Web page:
A fundamental paradigm shift is now well under way that will touch every brand marketer in every country around the world. Like search and social before it, the rapid and widespread adoption of new technology -- in this case, mobile apps -- will increasingly pitch marketers in a heated battle for surface area in an entirely new theater of operation: the app stores.
Unfortunately, I fear that most marketers are so bogged down fighting today's still-relevant and raging web wars (e.g. the battle for primacy in search and social) that they maybe woefully unprepared as the center of gravity shifts toward what Forrester CEO George Colony calls the "App Internet."
"The web is dying," Colony recently blogged. However, he believes that the internet is alive and well. "It's the software on top that will change," he wrote.
Colony's theory is proving to be spot-on. Consumers are spending more and more time with mobile apps than they are in mobile-web browsers. Flurry, an analytics firm, reported recently that U.S. consumers spent 94 minutes a day in their apps vs. 72 minutes a day in mobile browsers. This gap increased dramatically during the last several months.
What's more, the combined total (166 minutes a day) leaves little time left for accessing the web via PCs.
Taken together, this means that we are quickly forming new behaviors and habits that could upend the entire marketing ecosystem. The impact will be felt not just in the developed world, but in huge emerging markets where PC use never really caught on widely.
If there's any industry that should be concerned here, it's the press. The media giants that built their brands on the web may not be the same players who rule in mobile apps. However, just as when search and social changed the game, the media seem to be the furthest along in adapting to the new mobile reality.
And, just as before, we should be taking notes.
For example, several tech blogs such as Engadget and The Next Web -- which built their web brands with rapid-fire, highly-sharable posts -- are now investing in long-form iPad magazines that feature analysis the same way Time magazine treats news.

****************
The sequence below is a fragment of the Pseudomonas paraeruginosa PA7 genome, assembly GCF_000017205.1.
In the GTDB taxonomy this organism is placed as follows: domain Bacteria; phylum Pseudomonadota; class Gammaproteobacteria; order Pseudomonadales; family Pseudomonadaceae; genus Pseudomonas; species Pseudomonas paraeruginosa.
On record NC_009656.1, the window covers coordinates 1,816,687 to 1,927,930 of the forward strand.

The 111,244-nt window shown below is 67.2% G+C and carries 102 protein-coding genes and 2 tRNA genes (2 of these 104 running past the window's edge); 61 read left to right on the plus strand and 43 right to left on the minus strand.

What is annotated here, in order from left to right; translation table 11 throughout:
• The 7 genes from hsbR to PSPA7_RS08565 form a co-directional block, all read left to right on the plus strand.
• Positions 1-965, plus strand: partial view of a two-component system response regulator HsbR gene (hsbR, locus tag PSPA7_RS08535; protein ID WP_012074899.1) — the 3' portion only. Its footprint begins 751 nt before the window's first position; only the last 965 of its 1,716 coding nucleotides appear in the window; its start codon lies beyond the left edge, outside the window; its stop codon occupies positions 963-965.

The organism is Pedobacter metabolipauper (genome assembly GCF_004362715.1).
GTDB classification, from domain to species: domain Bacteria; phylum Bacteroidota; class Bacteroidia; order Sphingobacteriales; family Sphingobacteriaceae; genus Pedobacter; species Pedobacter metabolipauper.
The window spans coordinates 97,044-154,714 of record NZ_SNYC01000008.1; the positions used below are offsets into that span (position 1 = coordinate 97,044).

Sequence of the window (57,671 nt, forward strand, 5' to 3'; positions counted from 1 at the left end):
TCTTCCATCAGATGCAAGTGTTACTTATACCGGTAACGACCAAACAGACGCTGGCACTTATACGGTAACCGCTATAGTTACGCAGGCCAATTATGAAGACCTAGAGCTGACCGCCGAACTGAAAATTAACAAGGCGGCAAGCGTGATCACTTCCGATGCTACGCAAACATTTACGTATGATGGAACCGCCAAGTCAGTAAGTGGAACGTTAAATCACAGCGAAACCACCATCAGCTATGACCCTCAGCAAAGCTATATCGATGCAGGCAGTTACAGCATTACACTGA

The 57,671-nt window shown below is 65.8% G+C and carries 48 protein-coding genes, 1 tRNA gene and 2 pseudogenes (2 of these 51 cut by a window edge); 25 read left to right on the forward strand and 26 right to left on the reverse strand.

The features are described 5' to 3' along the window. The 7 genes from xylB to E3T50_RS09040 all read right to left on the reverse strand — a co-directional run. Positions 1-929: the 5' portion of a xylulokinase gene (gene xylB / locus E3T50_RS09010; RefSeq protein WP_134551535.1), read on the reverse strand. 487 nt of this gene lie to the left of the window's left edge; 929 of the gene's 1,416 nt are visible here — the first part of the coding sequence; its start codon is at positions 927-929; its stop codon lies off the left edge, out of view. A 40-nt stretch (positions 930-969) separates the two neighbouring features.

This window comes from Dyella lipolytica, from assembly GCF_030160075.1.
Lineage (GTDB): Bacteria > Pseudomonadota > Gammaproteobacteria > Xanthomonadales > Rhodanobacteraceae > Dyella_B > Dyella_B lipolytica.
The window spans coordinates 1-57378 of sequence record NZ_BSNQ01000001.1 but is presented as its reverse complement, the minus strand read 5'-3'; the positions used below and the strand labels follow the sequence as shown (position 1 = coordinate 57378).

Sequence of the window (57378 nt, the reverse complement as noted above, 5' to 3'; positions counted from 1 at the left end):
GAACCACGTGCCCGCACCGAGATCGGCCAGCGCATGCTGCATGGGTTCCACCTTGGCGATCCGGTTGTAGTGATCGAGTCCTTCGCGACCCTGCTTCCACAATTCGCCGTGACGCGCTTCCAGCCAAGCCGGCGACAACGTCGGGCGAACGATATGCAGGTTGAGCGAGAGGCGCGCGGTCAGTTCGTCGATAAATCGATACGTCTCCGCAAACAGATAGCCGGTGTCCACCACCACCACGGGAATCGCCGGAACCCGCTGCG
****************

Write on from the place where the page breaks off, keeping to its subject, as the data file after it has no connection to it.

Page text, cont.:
Others, meanwhile, are partnering up with popular mobile-centric news apps like Flipboard and Pulse in an effort to secure more real estate on mobile devices. What's key here is they are thinking beyond their own apps. It's all about surface area.
Pulse already has hundreds of media partners, co-founder Akshay Kothari told me. Zite, another player in the space, was acquired last year by CNN arguably to give the cable juggernaut more skin in the mobile game.
Startups, too, seem poised to adapt. Instagram created an entire new social network that was mobile-centric. It had no PC legacy. And Instagram got so large that Facebook had to acquire it since it was arguably its largest mobile competitor.
Even older startups are choosing to shift their entire focus toward the App Internet. Mahalo founder Jason Calacanis has successfully pivoted his armada of web-based how-to guides into more immersive iPad video apps that have successfully scaled audiences.
In addition, just as with SEO and social media, where there's money to be made there are also consultants peddling their deep understanding of how to make mobile apps more discoverable. There's a bit of a cat-and-mouse game, too, as Apple, Google and Amazon -- the major app stores -- alter their discovery algorithms to weed out junk and ensure that quality rises to the top.
Much of this, it seems, is not on the radar of most marketers. The game is changing right before our eyes, and that spells trouble. Some digital marketers may be better off taking a scorched-earth strategy to start anew on what will become the dominant digital-consumption platforms in the foreseeable future. After all it's hard to fight three wars -- search, social and mobile -- all at once.
However, I doubt that anyone should go this far. And this could create an opportunity for entirely new brands that don't have any baggage to grab more of the shelf in the dominant mobile marketplaces.
What is a given, however, is that the disruption has only just started.